Extreme altruism and the amygdala

Here’s some fun.  The Economist reported research on the brains of those who manifest extreme altruism, in this case by donating a kidney to a stranger.  Differences were found both in the structure and function of the amygdala as these people had larger amydalas on the right side and these were more active when viewing pictures of emotion laden faces.  Remember that the amygdala is central to processing emotions and the subsequent valence (positive or negative) of experience.


The article posited that these results suggested that those of extreme altruism were on the opposite end of the spectrum from psychopaths, whose amygdalas are smaller and less reactive to the emotions of others.  Maybe.  We humans are fond of patterns and continuums and suchlike.  I myself like dialectics.  In his book, the Science of Evil, Simon Baron-Cohen contrasts psychopathy with autism spectrum.  So, without specifying a continuum, we have altruists, who feel and act for others even to their own detriment or risk, autists, who find the emotional coin of relationships mystifying, and psychopaths, who exploit others for their own gain regardless of the harm they inflict.  An extreme altruist was discussed in the post previous to this in Walt Whitman, who helped voluntarily the wounded and dying to the point of damaging his own health.  Autists can be brilliant people but lack the theory of mind needed to empathize with another’s emotions and the subsequent ability to relate skillfully.  They are not abusive or exploitative and indeed are quite rule bound and can show caring behaviors as they learn how.  Psychopaths, many of them at least, are quite skilled interpersonally; they can walk into a crowded room and within seconds discern who might be vulnerable to their manipulations and what might be obtained.  They know how to act to gain trust but they do not value trust except as an instrument of control.  Oh, and they care little for rules or social mores and they are less reactive emotionally to their own states and those of others.  The research here confirms that their amygdalas function at a lower level (continuum) or differently (non-continuum).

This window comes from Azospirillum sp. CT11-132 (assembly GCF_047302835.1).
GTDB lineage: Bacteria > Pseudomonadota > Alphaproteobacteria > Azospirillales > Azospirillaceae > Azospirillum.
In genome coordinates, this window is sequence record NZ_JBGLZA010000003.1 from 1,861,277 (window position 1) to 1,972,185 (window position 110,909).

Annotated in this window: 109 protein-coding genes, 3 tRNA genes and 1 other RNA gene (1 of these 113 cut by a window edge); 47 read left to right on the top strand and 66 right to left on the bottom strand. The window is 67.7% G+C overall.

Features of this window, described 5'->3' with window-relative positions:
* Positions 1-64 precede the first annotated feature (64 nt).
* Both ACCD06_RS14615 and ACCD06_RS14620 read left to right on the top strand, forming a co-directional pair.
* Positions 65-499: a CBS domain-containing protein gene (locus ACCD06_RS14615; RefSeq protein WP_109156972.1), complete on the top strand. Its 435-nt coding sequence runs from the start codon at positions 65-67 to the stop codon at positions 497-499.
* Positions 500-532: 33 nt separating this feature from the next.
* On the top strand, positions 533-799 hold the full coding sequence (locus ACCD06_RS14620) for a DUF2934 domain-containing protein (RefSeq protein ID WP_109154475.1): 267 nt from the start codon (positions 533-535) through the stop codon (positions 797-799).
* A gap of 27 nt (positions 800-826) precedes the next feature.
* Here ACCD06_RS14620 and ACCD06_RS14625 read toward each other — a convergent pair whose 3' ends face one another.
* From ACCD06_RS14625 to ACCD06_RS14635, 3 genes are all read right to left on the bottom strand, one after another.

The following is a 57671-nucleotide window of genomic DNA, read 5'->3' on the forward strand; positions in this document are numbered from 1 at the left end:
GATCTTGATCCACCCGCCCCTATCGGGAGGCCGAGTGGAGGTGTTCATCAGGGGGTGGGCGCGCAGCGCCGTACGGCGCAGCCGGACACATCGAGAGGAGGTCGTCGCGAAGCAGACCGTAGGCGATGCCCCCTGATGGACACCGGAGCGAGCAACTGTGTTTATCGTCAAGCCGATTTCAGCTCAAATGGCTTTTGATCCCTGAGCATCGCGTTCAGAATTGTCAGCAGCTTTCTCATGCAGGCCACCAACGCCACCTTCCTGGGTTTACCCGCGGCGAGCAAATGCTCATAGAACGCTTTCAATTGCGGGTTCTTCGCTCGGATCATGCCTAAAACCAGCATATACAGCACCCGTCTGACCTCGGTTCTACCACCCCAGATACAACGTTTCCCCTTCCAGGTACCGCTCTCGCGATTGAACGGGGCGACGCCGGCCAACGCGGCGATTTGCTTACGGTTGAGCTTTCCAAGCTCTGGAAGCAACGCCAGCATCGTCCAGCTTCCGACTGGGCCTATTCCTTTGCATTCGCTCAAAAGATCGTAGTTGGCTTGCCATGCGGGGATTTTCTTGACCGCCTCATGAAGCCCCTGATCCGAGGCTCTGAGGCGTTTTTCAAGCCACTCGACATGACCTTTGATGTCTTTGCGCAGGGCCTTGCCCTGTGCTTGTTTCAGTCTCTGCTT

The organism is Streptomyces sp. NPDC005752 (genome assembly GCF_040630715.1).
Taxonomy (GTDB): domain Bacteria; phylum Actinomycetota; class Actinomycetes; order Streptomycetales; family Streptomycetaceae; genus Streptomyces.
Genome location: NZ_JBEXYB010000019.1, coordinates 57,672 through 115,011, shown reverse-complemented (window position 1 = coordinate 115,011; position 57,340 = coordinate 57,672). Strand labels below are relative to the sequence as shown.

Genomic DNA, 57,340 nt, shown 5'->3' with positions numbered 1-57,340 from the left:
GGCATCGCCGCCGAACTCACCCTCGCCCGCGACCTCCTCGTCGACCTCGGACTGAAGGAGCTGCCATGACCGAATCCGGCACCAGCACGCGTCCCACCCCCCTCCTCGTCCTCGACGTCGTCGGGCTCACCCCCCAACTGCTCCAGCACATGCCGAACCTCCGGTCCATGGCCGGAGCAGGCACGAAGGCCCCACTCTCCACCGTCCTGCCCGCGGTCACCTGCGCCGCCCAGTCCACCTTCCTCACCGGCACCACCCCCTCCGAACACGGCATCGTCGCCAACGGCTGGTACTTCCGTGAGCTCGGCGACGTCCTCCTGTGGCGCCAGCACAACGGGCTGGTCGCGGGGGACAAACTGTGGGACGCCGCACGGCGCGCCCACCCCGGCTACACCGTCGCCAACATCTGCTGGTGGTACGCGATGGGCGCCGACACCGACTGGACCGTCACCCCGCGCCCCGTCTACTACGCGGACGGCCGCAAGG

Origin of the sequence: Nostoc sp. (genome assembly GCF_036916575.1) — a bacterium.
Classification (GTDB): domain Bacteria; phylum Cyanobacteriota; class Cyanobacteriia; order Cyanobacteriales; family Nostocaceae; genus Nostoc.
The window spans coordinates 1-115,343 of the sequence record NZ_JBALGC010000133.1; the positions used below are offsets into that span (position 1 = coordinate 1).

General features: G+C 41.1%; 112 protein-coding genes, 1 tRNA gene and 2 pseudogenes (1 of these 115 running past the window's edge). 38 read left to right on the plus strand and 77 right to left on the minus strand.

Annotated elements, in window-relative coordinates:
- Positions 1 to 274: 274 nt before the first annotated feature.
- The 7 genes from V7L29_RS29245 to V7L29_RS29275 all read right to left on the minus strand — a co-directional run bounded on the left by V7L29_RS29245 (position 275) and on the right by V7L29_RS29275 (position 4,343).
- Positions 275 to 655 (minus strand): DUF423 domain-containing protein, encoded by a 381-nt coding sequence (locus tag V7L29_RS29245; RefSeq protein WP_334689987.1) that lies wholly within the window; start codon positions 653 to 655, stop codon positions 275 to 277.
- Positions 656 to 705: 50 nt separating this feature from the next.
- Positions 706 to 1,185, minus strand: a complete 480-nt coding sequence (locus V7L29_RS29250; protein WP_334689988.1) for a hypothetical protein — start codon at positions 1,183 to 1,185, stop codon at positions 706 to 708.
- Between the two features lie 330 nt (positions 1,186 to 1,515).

The Economist article asserts that we do not know why the amygdala on the right side should be larger and more reactive to others’ emotions.  Oops.  We do know that neurological lateralization extends down into the mid-brain and beyond and that the right side in humans and presumably other primates and even other mammals is specialized for monitoring the current situation, including especially emotional communication.  While we know that the left side is specialized for language, my thought is that at base it is specialized for a non-current situation or for information displaced in time and space.  Indeed, while psychopaths are very attuned to immediate social interaction, it might be that their processing is restricted to the more abstracted, displaced modality used for instrumental but not social behavior.  Analogously, autists show right sided learning disabilities, e.g., impaired common sense activities of daily living/management and difficulty processing the empathic flow in relationships, but their abilities to process abstracted, displaced information, especially patterns, can be gifted.

And then we have the altruists, whose awareness and valuing of others’ emotions and needs leads them to prosocial actions sometimes requiring personal sacrifice.  Actually I think we do this in small ways all the time–it is one of the great albeit rarely noticed features of our kind and of other kinds (think parenting up and down the evolutionary scale).  Fun, huh?

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